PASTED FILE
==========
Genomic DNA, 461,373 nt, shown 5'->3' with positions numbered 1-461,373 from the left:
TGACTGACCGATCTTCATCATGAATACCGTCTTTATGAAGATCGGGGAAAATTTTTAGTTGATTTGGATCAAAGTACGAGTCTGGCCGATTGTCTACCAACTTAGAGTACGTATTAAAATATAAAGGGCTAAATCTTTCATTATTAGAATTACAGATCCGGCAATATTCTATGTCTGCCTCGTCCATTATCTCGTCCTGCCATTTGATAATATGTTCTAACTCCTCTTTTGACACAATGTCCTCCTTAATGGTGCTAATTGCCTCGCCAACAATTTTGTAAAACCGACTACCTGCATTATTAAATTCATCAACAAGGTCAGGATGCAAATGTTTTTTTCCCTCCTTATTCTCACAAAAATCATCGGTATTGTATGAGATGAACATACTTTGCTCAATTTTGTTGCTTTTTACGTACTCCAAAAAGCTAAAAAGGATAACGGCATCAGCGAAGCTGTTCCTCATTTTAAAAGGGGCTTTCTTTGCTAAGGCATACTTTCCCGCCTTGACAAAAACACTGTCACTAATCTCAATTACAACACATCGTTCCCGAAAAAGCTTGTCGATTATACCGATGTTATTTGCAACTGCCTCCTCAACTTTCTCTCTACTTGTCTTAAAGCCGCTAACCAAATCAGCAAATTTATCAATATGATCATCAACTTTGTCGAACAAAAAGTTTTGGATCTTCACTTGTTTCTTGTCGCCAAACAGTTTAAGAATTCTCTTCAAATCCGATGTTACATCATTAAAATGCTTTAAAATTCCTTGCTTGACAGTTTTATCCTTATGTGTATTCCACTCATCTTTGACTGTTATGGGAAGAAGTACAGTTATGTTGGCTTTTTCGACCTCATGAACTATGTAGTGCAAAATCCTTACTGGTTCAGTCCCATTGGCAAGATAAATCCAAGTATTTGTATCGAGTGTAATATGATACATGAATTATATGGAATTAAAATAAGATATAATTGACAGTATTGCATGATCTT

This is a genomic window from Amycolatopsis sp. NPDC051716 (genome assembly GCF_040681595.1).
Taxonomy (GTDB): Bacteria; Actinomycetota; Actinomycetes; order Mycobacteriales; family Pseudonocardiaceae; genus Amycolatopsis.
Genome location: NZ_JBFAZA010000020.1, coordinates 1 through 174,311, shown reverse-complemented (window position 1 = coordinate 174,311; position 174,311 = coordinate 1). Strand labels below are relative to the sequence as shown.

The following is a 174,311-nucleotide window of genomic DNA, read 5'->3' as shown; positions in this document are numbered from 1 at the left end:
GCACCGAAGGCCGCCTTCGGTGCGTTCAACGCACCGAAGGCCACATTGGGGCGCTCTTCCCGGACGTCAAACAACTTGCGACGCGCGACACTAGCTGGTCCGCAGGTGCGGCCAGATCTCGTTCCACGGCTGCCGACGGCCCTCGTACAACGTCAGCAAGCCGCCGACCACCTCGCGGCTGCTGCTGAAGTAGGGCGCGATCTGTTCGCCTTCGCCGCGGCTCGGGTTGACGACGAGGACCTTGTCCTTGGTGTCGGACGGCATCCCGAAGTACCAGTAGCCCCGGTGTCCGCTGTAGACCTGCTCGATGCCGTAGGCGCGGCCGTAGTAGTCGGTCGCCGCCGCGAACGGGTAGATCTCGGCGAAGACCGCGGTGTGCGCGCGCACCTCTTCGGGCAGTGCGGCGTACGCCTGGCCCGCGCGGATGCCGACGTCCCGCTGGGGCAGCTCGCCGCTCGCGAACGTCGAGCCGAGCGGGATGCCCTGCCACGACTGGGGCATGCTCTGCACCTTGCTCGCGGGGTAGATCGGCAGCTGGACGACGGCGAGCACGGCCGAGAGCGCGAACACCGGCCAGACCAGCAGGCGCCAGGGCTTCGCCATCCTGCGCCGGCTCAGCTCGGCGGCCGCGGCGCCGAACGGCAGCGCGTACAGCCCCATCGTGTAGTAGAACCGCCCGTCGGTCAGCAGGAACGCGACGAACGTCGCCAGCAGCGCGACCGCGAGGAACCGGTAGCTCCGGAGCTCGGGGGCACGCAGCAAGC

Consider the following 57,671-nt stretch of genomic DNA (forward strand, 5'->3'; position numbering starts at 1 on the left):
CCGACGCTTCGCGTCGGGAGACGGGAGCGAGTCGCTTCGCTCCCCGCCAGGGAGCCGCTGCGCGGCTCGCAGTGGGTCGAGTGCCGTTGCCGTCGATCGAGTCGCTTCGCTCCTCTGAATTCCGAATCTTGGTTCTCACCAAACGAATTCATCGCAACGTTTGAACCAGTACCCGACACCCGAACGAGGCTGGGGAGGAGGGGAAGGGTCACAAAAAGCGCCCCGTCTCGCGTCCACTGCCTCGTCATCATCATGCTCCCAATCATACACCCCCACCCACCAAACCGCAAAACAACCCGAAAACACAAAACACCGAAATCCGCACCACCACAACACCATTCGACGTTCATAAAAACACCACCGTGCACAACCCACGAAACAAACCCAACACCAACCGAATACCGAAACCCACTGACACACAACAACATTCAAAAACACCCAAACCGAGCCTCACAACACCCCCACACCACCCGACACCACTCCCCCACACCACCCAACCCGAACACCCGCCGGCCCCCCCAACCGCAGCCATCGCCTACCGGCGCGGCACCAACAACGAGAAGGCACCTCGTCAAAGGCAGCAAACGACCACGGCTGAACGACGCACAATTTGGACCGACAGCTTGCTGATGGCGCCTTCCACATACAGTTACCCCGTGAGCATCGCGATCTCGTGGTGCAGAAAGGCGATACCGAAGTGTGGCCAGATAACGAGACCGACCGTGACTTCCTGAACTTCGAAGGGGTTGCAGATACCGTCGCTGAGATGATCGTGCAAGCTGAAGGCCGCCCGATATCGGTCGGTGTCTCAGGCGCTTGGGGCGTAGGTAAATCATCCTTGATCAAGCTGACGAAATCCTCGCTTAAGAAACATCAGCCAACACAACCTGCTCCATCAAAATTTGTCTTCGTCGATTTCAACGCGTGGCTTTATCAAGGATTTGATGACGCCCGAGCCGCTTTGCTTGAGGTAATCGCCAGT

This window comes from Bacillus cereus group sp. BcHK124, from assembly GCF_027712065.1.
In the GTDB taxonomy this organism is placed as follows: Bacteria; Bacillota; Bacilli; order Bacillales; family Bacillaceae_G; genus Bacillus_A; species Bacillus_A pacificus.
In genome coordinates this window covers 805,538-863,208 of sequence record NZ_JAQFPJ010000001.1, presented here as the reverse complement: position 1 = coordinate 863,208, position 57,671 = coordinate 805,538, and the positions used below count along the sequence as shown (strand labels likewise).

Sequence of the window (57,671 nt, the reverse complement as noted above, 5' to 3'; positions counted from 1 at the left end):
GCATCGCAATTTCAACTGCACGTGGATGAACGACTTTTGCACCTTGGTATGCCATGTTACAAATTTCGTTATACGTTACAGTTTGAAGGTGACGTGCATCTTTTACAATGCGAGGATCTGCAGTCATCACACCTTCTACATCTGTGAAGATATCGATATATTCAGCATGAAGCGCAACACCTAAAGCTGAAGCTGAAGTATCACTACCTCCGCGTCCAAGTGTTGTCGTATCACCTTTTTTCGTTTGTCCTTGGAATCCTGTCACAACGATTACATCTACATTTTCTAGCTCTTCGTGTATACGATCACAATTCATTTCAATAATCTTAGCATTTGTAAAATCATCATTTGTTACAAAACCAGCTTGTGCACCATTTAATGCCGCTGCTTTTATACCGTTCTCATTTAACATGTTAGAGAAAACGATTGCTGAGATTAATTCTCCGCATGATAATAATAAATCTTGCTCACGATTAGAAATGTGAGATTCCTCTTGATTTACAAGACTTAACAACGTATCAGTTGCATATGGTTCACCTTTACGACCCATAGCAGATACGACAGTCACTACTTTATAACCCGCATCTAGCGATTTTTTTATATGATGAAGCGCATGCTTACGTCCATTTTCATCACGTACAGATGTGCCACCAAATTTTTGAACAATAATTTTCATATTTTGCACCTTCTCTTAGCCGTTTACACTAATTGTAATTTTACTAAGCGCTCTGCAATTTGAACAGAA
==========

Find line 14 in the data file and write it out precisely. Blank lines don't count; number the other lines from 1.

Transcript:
GCATCGCAATTTCAACTGCACGTGGATGAACGACTTTTGCACCTTGGTATGCCATGTTACAAATTTCGTTATACGTTACAGTTTGAAGGTGACGTGCATCTTTTACAATGCGAGGATCTGCAGTCATCACACCTTCTACATCTGTGAAGATATCGATATATTCAGCATGAAGCGCAACACCTAAAGCTGAAGCTGAAGTATCACTACCTCCGCGTCCAAGTGTTGTCGTATCACCTTTTTTCGTTTGTCCTTGGAATCCTGTCACAACGATTACATCTACATTTTCTAGCTCTTCGTGTATACGATCACAATTCATTTCAATAATCTTAGCATTTGTAAAATCATCATTTGTTACAAAACCAGCTTGTGCACCATTTAATGCCGCTGCTTTTATACCGTTCTCATTTAACATGTTAGAGAAAACGATTGCTGAGATTAATTCTCCGCATGATAATAATAAATCTTGCTCACGATTAGAAATGTGAGATTCCTCTTGATTTACAAGACTTAACAACGTATCAGTTGCATATGGTTCACCTTTACGACCCATAGCAGATACGACAGTCACTACTTTATAACCCGCATCTAGCGATTTTTTTATATGATGAAGCGCATGCTTACGTCCATTTTCATCACGTACAGATGTGCCACCAAATTTTTGAACAATAATTTTCATATTTTGCACCTTCTCTTAGCCGTTTACACTAATTGTAATTTTACTAAGCGCTCTGCAATTTGAACAGAA